The state of California has opted not to take part in the Trump administration's effort to send National Guard troops to the country's southern border with Mexico, a Defence Department official confirmed at a briefing Monday.
           
Robert Salesses, a deputy assistant secretary at the department, said California has declined a request to commit more than 200 troops to the effort and said talks with California are ongoing.
           
Earlier this month, President Donald Trump and Defense Secretary James Mattis authorised up to 4,000 National Guard personnel to help the Department of Homeland Security secure the border in four southwestern US states.
           
Currently, 900 National Guard troops have been deployed in Texas, New Mexico and Arizona, officials said.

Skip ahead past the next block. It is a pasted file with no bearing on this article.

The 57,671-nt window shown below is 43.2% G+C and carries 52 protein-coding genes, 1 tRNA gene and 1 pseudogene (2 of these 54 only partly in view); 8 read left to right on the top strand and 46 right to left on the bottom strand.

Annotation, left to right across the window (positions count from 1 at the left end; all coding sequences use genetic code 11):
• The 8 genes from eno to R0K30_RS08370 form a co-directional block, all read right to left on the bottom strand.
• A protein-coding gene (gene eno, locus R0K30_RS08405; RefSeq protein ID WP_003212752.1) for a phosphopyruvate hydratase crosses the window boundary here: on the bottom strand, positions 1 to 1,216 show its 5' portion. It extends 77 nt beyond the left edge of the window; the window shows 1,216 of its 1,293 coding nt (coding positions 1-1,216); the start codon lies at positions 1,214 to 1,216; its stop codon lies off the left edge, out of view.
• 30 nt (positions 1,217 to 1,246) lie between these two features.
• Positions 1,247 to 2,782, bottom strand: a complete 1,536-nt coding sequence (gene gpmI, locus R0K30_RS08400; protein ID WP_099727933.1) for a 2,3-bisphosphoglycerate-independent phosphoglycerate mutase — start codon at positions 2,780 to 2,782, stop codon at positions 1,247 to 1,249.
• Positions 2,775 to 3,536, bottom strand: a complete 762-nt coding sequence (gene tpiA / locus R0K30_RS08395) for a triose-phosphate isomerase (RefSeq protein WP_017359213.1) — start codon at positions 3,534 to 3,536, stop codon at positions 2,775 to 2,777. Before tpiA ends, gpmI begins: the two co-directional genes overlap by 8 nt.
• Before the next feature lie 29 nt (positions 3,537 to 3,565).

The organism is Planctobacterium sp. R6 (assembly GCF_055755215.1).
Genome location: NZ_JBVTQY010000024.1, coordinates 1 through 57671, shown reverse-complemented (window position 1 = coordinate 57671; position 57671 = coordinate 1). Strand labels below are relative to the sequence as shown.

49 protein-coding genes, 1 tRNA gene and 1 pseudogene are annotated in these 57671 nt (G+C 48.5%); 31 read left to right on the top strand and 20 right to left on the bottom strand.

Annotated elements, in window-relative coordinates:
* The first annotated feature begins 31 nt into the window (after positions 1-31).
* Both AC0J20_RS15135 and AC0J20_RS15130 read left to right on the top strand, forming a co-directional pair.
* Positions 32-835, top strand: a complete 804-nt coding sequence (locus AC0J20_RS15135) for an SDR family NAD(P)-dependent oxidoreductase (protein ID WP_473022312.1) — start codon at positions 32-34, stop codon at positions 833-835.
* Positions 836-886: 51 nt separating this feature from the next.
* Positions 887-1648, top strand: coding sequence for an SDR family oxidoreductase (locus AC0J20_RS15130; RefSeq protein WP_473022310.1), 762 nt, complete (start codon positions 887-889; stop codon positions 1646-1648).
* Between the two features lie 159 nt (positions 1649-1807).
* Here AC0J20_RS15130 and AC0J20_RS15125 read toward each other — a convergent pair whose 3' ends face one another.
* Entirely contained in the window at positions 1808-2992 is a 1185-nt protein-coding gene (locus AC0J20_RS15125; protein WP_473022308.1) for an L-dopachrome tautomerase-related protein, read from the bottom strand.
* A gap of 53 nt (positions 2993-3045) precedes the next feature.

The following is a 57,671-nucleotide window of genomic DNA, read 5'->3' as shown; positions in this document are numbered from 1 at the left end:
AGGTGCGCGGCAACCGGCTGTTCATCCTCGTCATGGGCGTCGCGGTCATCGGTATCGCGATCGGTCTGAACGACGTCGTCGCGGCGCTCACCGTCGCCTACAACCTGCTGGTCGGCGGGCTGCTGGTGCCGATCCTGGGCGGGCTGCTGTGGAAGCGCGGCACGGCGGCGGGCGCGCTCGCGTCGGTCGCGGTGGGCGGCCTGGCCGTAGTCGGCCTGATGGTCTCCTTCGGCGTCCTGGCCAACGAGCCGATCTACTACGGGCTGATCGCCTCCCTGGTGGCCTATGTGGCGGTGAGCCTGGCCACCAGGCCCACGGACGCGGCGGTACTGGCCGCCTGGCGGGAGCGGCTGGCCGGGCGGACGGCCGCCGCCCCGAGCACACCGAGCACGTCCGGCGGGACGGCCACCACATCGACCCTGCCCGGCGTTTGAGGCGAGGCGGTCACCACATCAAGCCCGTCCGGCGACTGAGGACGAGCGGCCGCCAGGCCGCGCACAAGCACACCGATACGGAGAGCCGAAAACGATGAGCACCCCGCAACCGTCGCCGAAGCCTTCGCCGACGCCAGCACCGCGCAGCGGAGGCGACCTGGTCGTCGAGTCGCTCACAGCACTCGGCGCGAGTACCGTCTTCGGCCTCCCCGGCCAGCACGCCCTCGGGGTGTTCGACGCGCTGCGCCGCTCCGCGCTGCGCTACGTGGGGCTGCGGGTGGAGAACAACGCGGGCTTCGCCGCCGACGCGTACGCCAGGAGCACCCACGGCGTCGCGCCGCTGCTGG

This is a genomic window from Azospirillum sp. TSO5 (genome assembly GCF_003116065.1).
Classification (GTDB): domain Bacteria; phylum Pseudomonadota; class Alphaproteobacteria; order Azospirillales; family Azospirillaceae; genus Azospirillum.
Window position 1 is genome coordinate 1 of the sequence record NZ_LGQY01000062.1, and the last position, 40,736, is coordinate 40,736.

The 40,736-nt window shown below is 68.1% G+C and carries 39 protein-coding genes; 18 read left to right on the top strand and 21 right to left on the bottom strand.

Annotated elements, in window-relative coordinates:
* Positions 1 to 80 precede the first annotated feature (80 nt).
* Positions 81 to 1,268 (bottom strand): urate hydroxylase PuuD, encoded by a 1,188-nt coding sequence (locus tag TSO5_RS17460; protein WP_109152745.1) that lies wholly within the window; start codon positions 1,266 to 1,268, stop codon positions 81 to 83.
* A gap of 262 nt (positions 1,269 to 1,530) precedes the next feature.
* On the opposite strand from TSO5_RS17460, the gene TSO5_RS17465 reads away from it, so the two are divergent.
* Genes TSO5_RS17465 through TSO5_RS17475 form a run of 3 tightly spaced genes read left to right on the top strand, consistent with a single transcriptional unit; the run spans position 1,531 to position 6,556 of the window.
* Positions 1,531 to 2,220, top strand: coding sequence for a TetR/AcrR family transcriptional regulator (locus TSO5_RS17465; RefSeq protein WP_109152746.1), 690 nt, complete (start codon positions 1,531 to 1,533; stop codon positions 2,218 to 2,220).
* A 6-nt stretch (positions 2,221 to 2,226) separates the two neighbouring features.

Tyler Houlton, a spokesman for Homeland Security, said California Governor Jerry Brown "has stated publicly that he shares our interest in securing our southern border. DHS and our federal partners are committed to working with the governor to mobilise the California National Guard to assist DHS frontline personnel in our vital missions."

Mr Salesses said the federal government had asked California to provide 237 National Guard troops to two sectors near the Mexican border. "They will not perform those missions," Mr Salesses said.

"We are continuing dialogue, discussion with the California National Guard."
           
He said the tasks sought were primarily operational support,including motor transport maintenance, radio communications,heavy equipment operations, administrative responsibilities andoperating remote surveillance cameras.
           
National Guard troops are not taking part in direct border security, officials said and are not performing law enforcement work.